The Core of Us

All functional movements we perform rely on a strong core.

What is your core?  The core refers to the central part of the body minus the arms and legs.

If we take the analogy of a crane, the base of the crane has to be strong for the arm of the crane to work. If it is not sturdy and well grounded the entire crane will wobble and possibly fall over!

A strong core does not only mean strong abdominals in the front but strong muscles on the sides and back. We can think of this as the abdominal balloon.

At the top we have the diaphragm (the most important muscle of breathing), at the bottom we have the muscles of the pelvic floor which act as a sling to support the lower abdominal organs, in the front we have the abdominals and at the back we have the quadratus lumborum, iliopsoas, multifidus, gluteals.core-image2

All of these, the organs of the abdomen and thorax and indeed the entire body, are connected by a network of connective tissue called myofascia. So we cannot think of structures in isolation as they function as a whole and therefore a weakness or tightness in one area will affect other areas. If the core is weak, compensation and excessive strain may occur in the limbs causing pain and injury.

If the core is strong it provides an excellent base from which our arms and legs can function optimally. For our normal day to day activities this is very important and for a sports person this is essential! A strong core will improve your performance so it is well worth working on. A weak core will result in injuries of the peripheral joints such as shoulders, knees, hips, ankles, elbows and the muscles, ligaments, tendons, nerves and connective tissues.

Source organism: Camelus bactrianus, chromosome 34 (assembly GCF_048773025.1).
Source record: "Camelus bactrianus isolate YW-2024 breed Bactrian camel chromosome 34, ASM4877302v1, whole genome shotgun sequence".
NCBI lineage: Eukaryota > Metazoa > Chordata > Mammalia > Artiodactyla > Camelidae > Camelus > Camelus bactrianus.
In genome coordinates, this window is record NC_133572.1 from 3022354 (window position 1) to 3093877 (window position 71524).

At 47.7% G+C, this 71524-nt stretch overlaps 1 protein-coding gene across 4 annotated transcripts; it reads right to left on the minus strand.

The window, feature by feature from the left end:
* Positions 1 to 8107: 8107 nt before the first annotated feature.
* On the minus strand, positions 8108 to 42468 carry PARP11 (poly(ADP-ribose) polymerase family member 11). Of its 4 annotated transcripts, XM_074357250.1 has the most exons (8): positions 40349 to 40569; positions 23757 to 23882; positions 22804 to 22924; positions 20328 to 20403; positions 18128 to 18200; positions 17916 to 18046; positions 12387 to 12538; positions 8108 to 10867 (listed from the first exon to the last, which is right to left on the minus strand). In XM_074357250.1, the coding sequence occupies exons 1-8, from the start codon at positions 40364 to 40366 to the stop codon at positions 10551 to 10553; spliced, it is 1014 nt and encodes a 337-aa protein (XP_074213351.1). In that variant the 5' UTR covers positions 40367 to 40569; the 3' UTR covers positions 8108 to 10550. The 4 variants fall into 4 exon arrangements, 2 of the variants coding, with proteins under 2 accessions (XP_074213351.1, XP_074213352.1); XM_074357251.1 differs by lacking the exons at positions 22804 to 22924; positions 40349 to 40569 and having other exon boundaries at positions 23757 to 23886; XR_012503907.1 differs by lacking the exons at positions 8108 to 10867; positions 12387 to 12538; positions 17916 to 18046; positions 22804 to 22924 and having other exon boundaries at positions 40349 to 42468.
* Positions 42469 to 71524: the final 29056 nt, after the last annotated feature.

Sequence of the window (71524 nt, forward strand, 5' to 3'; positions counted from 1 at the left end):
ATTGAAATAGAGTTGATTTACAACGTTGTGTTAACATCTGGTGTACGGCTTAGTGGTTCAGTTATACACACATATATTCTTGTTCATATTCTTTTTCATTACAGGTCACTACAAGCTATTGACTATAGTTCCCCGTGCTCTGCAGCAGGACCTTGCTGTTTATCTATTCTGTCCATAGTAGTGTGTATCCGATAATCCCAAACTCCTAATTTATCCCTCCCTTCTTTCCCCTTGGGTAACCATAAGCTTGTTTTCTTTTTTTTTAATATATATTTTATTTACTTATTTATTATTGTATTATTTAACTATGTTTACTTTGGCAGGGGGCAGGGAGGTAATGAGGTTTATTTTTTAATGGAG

A physiotherapist is able to asses your core stability… or instability, and prescribe effective and proven exercises to improve this. The core should be considered with any condition of the musculoskeletal system.

 References:

Kibler BW, Press J, Sciascia A 2006 The Role of Core Stability in Athletic Function. Sports Medicine Mar:36:3 :189-198

Hibbs AE, Thompson KG, French D, Wrigley A, Spears I 2008 Optimising Performance by Improving Core Stability and Core Strength. Sports Medicine 38:12: 995-1008

Trackback from your site.

Cheryl Stacey BSc (Physio) SPT

Cheryl Stacey BSc (Physio) SPT

Cheryl qualified from Wits in 1993 and worked for a variety on practices locally and abroad to gain a vast scope of practice. She opened her own practice in 1999 seeing orthopaedic and sports patients as well as 6 years spent treating post- operative spinal patients.

Leave a comment